A half-hour later, I was watching my kids try and injure themselves jumping off of dirt ramps in the forest by my house, and decided to check my e-mail. There was a message notifying me that Brad Weslake—a professor at the University of Rochester and member of our editorial committee—had posted something on my Facebook wall. This something turned out to be a link to Cossery’s wiki page and a comment about how interesting he sounded. (And the wiki page is pretty intriguing, especially this bit: “In 60 years he only wrote eight novels, in accordance with his philosophy of life in which ‘laziness’ is not a vice but a form of contemplation and meditation. In his own words: ‘So much beauty in the world, so few eyes to see it.’)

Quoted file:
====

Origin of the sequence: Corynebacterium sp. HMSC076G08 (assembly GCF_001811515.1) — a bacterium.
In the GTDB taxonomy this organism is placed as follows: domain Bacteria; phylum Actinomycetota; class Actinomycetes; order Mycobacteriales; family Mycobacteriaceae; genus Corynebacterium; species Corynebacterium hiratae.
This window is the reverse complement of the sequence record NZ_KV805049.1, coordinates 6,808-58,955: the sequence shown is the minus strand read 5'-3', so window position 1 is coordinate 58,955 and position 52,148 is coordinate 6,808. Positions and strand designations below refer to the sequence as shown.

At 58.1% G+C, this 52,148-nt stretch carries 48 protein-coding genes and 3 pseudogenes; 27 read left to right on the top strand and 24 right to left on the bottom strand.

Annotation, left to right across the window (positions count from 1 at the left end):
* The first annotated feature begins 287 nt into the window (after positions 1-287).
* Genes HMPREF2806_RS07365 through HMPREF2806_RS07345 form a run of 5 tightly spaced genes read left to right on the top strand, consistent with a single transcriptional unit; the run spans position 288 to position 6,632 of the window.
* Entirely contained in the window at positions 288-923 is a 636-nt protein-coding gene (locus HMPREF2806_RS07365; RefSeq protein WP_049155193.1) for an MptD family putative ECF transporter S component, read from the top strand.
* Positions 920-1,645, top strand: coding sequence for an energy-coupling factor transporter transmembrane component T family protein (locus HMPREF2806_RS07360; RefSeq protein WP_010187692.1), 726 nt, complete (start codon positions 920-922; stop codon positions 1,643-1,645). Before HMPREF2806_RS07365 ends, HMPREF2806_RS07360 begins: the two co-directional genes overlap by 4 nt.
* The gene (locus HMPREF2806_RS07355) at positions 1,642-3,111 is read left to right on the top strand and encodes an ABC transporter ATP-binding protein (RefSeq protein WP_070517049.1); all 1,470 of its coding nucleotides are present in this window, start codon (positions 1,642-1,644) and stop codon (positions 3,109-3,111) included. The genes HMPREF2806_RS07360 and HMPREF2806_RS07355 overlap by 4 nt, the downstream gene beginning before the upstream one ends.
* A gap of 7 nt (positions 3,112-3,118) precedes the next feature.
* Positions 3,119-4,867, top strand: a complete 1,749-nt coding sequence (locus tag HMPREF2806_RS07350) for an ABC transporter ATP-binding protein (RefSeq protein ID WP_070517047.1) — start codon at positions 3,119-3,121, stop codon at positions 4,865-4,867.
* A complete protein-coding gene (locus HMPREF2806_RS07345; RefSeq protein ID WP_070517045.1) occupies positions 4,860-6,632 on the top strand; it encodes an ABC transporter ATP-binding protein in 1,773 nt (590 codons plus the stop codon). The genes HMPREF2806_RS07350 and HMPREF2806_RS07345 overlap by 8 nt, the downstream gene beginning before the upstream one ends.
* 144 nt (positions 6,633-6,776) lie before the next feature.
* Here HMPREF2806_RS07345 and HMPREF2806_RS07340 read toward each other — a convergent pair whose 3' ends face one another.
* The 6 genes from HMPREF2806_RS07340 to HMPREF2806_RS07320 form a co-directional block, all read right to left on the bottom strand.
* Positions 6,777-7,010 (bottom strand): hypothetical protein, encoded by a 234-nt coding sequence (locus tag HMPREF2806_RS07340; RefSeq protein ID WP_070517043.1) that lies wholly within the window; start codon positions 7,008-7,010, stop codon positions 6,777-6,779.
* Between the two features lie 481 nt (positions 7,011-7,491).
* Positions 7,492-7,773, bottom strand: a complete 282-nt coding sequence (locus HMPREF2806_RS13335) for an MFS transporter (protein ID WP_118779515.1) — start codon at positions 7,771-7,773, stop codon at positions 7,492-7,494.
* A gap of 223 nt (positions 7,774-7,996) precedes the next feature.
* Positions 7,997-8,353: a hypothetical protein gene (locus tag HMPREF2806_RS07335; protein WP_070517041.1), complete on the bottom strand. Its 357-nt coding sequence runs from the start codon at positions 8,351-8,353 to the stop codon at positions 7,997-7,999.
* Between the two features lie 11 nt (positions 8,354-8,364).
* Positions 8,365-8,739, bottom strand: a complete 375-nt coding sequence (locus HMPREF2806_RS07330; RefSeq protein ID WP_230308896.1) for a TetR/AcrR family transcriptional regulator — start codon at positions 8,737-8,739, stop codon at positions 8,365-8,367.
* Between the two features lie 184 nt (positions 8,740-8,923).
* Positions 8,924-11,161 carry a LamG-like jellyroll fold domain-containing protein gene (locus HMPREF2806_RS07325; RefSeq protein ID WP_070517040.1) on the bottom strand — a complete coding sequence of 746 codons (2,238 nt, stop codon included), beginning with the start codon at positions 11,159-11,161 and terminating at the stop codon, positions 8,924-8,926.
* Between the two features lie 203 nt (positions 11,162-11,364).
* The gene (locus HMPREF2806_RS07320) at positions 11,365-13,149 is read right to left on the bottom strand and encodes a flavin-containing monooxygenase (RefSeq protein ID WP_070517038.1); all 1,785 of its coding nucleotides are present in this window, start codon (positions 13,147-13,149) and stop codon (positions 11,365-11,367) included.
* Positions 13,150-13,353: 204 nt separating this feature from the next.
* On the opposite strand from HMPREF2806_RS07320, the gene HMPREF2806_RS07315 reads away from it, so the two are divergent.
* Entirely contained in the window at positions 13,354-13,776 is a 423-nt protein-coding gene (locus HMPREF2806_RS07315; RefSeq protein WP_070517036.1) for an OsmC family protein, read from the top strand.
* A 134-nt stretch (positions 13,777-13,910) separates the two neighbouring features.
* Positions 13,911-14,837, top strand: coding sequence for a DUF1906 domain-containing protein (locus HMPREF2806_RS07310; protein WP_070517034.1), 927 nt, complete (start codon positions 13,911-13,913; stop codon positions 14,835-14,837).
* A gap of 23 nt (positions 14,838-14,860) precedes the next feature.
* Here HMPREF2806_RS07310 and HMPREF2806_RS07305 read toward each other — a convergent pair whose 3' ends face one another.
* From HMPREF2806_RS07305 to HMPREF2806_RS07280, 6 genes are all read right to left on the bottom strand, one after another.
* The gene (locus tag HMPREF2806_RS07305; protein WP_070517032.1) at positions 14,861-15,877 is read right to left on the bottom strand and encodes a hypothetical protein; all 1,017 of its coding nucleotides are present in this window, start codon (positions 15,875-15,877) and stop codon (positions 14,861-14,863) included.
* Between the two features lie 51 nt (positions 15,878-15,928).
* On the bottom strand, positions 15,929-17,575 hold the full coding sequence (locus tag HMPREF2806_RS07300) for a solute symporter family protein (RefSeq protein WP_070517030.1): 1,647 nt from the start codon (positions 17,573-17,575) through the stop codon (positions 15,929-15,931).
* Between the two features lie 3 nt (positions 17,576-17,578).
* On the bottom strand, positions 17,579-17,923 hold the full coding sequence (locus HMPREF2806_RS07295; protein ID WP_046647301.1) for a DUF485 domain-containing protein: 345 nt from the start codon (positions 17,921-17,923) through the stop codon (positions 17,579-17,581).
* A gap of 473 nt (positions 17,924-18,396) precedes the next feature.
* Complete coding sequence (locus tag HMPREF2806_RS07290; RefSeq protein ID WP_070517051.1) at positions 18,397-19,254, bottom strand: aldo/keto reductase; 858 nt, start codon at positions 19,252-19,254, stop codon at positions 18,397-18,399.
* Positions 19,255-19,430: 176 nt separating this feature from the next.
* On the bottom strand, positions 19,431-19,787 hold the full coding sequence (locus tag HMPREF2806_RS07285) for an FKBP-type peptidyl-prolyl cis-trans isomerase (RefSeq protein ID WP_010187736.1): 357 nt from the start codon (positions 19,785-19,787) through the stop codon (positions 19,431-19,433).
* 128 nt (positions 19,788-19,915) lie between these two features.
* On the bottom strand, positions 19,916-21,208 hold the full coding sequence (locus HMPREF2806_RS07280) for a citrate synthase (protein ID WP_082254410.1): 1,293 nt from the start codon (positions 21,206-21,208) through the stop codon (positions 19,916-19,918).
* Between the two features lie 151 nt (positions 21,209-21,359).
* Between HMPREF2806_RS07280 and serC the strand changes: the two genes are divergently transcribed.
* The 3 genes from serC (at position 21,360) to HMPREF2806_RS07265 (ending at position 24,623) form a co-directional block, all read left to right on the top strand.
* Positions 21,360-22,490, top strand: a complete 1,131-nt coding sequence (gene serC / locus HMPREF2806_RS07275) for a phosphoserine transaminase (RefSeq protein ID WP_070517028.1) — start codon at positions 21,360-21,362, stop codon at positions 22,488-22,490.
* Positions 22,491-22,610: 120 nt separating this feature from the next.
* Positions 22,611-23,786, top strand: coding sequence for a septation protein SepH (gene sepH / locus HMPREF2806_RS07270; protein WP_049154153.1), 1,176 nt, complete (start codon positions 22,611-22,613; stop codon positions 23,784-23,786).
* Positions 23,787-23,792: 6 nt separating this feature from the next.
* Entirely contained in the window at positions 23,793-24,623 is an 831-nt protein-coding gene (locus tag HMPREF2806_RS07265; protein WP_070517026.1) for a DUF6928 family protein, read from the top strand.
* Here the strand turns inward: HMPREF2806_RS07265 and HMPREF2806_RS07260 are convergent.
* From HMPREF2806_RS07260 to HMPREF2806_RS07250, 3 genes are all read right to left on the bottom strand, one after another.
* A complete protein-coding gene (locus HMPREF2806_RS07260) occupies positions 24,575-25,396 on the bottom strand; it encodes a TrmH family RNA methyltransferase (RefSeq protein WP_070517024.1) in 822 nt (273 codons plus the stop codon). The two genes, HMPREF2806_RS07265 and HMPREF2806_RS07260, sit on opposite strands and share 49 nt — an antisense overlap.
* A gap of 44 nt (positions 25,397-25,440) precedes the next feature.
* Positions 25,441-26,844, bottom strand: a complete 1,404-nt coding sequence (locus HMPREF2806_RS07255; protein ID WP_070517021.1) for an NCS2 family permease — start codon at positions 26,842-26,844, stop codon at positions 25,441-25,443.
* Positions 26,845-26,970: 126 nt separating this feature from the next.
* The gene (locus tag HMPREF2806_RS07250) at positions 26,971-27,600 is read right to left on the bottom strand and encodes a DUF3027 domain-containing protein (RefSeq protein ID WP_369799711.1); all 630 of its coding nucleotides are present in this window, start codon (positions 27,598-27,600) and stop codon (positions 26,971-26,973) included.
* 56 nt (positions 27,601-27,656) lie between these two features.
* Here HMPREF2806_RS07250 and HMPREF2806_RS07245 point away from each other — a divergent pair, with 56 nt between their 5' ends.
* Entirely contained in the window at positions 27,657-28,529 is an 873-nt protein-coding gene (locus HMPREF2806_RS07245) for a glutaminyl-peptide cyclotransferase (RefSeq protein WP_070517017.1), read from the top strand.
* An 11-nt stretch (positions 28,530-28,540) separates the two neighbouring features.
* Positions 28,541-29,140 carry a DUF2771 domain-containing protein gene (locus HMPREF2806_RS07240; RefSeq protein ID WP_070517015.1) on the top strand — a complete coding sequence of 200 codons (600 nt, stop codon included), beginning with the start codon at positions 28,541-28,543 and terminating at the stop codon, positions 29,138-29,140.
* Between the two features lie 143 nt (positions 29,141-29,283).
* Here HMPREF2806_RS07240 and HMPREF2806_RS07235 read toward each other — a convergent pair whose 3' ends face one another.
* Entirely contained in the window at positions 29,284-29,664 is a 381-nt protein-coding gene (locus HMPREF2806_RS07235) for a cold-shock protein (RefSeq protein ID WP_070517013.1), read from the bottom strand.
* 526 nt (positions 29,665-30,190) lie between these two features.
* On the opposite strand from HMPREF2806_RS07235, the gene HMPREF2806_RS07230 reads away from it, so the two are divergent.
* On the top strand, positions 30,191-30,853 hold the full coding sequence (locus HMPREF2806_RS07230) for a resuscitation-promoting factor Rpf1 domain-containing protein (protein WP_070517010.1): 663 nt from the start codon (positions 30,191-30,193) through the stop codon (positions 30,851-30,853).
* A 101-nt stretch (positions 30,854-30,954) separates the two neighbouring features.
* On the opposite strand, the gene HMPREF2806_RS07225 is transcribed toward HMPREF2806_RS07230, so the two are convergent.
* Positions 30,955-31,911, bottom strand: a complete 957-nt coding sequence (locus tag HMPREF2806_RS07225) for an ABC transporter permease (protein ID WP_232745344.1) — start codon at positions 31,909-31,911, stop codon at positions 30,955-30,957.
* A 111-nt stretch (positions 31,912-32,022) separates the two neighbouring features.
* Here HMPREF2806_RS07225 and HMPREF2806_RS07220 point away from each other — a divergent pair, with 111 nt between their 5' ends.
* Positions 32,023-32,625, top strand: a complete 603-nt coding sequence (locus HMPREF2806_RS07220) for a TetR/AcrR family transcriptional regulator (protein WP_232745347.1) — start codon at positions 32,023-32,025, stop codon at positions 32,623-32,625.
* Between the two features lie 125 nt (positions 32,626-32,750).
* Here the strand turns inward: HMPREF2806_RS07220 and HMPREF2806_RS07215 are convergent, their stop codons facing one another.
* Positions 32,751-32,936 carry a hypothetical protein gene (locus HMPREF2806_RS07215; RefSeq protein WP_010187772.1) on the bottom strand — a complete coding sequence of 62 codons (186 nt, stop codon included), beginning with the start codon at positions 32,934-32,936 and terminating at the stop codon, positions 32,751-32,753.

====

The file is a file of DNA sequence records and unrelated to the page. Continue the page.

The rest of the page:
Three times makes a trend, so I picked up my dirty, sweaty children and ran off to the local bookstore to buy a copy of A Splendid Conspiracy, which I read over the next three days and also gave a 5 star rating . . .
And to drive home the connectedness of this all, as of this morning, six GoodRead friends have either marked A Splendid Conspiracy as something they want to read or gave it a 5-star rating. And of non-friends who have read/rated this, there’s at least one who also gave it 5 stars and included the comment “Tosh: You were right.”